Knight of the Burning Pestle, American Shakespeare Center

Oh, ASC. I heart you.

Let me take you back many years- in 2003, I was still a wee little undergrad in Pennsylvania while my big sister was wrapping up her undergrad years in Maryland. For a lark, she and come of her college friends drove down to a little place called Staunton, VA to see a play they'd never heard of: The Knight of the Burning Pestle. Several years later, after we'd both gotten shiny pieces of paper with Latin words on it and had both relocated to DC, she described the performance to me. More than anything else she'd seen since, she related, Pestle just WORKED in the Blackfriars, with its crazy metatheatricality and wacky humor- a great play that perfectly suited the company style. I found a copy of the text at the great Capitol Hill Books (so filled with books that they're literally in the kitchen sink) and fell in love with the play myself, and once I, too, made the great trek southwards to Staunton (ok, it's less than 3 hours south of DC, whatever, I like the word 'trek'), I could imagine how it might play there.

FINALLY, the ASC has mounted the show again- it's been touring the country for the last six months, along with productions of Romeo and Juliet and All's Well That Ends Well before coming home to the Blackfriars for the Spring Season. Being a junkie of both Early Modern theatre and the American Shakespeare Center, it was inevitable that I'd jump at the first chance I had to see Pestle. My hopes were high, but I knew that if anyone could pull off the show to my expectations, it'd be this company in this place.


Let me see if I can try to capture why you must see this play at the Blackfriars if you have ANY opportunity before it closes this month.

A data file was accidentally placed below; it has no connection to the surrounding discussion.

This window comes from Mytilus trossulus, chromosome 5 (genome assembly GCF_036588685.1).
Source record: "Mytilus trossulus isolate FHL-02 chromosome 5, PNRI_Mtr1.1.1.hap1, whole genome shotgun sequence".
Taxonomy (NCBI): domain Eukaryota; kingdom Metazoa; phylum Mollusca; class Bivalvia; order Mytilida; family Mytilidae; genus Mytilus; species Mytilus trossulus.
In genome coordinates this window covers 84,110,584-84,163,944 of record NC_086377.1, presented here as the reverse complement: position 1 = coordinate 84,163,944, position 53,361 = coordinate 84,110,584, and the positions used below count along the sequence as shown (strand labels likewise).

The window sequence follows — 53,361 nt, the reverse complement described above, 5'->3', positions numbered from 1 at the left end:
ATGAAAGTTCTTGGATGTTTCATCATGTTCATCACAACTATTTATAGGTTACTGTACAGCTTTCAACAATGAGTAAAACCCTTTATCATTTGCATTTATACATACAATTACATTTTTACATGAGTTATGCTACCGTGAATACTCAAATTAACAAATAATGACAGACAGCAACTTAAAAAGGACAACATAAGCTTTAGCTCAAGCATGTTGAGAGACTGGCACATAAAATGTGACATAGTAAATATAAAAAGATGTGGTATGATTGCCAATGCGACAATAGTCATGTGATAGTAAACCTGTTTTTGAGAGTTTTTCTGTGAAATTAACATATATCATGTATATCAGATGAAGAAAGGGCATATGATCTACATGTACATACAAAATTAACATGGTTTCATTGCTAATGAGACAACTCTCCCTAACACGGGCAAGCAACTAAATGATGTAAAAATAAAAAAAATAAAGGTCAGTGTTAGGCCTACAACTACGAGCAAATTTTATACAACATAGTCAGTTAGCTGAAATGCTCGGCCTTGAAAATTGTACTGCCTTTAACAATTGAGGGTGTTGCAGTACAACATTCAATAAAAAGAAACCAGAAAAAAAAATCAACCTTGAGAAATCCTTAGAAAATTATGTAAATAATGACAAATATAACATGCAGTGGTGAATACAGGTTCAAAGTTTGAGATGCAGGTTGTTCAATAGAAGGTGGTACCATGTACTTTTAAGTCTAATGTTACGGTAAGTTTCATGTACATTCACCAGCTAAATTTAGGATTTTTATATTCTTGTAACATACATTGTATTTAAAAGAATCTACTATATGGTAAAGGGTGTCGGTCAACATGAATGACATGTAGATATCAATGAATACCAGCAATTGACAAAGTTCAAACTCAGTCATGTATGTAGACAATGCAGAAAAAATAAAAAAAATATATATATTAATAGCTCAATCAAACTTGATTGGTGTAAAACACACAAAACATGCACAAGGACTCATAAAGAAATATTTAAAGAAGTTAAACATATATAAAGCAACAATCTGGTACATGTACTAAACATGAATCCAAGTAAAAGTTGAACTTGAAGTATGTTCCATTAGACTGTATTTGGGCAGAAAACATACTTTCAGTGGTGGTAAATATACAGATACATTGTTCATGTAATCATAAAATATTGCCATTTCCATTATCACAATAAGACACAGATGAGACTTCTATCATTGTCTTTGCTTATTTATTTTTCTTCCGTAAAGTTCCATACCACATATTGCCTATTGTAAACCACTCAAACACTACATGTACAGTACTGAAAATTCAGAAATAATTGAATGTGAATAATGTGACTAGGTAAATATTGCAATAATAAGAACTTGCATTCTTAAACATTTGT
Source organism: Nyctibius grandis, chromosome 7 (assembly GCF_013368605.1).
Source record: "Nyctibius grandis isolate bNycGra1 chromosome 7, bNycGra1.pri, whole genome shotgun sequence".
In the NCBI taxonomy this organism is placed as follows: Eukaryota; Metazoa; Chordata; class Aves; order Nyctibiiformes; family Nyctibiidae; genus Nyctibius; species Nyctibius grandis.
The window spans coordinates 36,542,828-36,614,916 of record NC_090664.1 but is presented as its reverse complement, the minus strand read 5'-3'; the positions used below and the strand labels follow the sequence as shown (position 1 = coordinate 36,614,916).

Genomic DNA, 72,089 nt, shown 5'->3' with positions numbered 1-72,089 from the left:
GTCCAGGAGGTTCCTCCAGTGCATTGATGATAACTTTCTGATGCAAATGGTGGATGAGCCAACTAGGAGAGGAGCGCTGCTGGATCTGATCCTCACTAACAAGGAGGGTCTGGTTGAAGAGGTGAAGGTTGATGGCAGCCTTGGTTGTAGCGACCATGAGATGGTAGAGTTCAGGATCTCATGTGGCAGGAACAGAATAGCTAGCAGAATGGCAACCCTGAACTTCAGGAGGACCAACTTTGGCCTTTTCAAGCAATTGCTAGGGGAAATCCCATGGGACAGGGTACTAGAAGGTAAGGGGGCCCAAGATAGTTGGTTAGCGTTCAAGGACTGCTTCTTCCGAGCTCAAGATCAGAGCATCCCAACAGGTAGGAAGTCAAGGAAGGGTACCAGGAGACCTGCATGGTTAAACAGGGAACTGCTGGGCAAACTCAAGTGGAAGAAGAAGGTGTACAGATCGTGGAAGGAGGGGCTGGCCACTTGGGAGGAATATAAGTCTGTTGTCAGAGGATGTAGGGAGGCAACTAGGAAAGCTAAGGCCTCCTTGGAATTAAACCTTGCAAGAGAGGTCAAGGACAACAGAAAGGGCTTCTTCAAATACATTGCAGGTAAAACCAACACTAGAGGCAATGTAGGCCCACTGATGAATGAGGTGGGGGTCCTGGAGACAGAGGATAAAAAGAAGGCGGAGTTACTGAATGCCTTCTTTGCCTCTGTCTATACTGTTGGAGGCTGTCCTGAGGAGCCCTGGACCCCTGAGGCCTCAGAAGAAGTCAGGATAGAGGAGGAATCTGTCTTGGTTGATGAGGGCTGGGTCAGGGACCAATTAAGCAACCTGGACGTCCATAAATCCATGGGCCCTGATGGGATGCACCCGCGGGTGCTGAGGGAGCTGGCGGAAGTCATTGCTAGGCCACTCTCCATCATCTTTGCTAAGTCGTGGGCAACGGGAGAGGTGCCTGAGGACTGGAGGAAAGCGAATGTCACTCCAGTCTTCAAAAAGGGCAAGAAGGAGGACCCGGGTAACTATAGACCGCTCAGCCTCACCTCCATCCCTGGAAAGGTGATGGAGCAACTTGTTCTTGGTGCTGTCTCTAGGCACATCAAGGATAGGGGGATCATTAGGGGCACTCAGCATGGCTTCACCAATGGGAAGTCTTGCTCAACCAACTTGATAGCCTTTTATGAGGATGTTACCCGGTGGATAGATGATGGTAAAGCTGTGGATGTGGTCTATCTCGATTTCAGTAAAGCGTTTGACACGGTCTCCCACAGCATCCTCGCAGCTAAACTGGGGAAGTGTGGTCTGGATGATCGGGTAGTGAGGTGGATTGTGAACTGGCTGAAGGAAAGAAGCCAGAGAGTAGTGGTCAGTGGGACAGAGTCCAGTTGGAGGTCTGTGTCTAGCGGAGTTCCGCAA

For some reason, nobody KNOWS this play unless they're Early Modern theatre geeks like myself, or are lucky enough to catch a rare production. It's a fabulous set-up, concerning a mediocre play that gets quickly interrupted by a grocer and his wife from the audience, who are convinced that their apprentice, Rafe, can improve the play by acting as a grocer errant playing scenes that they suggest. The players agree and the two plots commence, with plenty of suggestions, criticisms, and other assorted commentary from the grocer and his wife. The ASC's playing style has always been about engaging directly with the audience, which is exactly what the play calls for- which means they have exactly the skills to make this work.

Another thing the ASC is known for is its knack for taking Early Modern principles and translating them into the present. Take costumes- EM costumes would have communicated a LOT to the audience about the characters wearing them, so oftentimes, the ASC will use modern, anachronistic costumes that communicate the same information quickly to a modern audience. Pestle features a number of songs and references that modern audiences haven't a chance of recognizing in the way that the original Blackfriars audience would have done, so this production subs in modern references that serve the same function. Jarring as it might be to hear talk of Mamma Mia, we get the joke instantly and we know exactly what the grocer's wife's complaints are implying. The same thing happens with all of the musical references in the play, and there are PLENTY- just wait for the lovers' duet.

The performances are stellar- Rick Blunt's Rafe is both adorable and nobly majestic (you try out that combination some time), Curt Foy and Ginna Hoben as the grocer and his wife play an all too recognizable modern couple (just as fun to watch when they're speaking as when they're watching the action on stage), Brandi Rhome and Josh Carpenter are a stylized delight as the lovers, and the slow burn of James Patrick Nelson's reluctant squire is a joy. There's also Aidan O'Reilly's vaudevillian Merrythought, David Zimmerman as his sailor-suited son... It goes on. There's not a single weak link in the production, and when everyone gets to steal the limelight so shamelessly, no one is left out.

A special shout-out needs to go to Erin West's costume and makeup design- the clowns of the acting troupe are PERFECTION, from Venturewell's coat to Luce's pink and blue confection of a dress, and Rafe's slumping entrance on stage from the audience is wonderfully aided by what he wears.

Jim Warren's production gets it. It gets the play, it gets what audiences like, and it gets what the cast can DO. I'm so glad I finally got to see this play and that it was such a gem of production. GET THEE TO THE BLACKFRIARS, GENTLE READERS. You can't miss this one.


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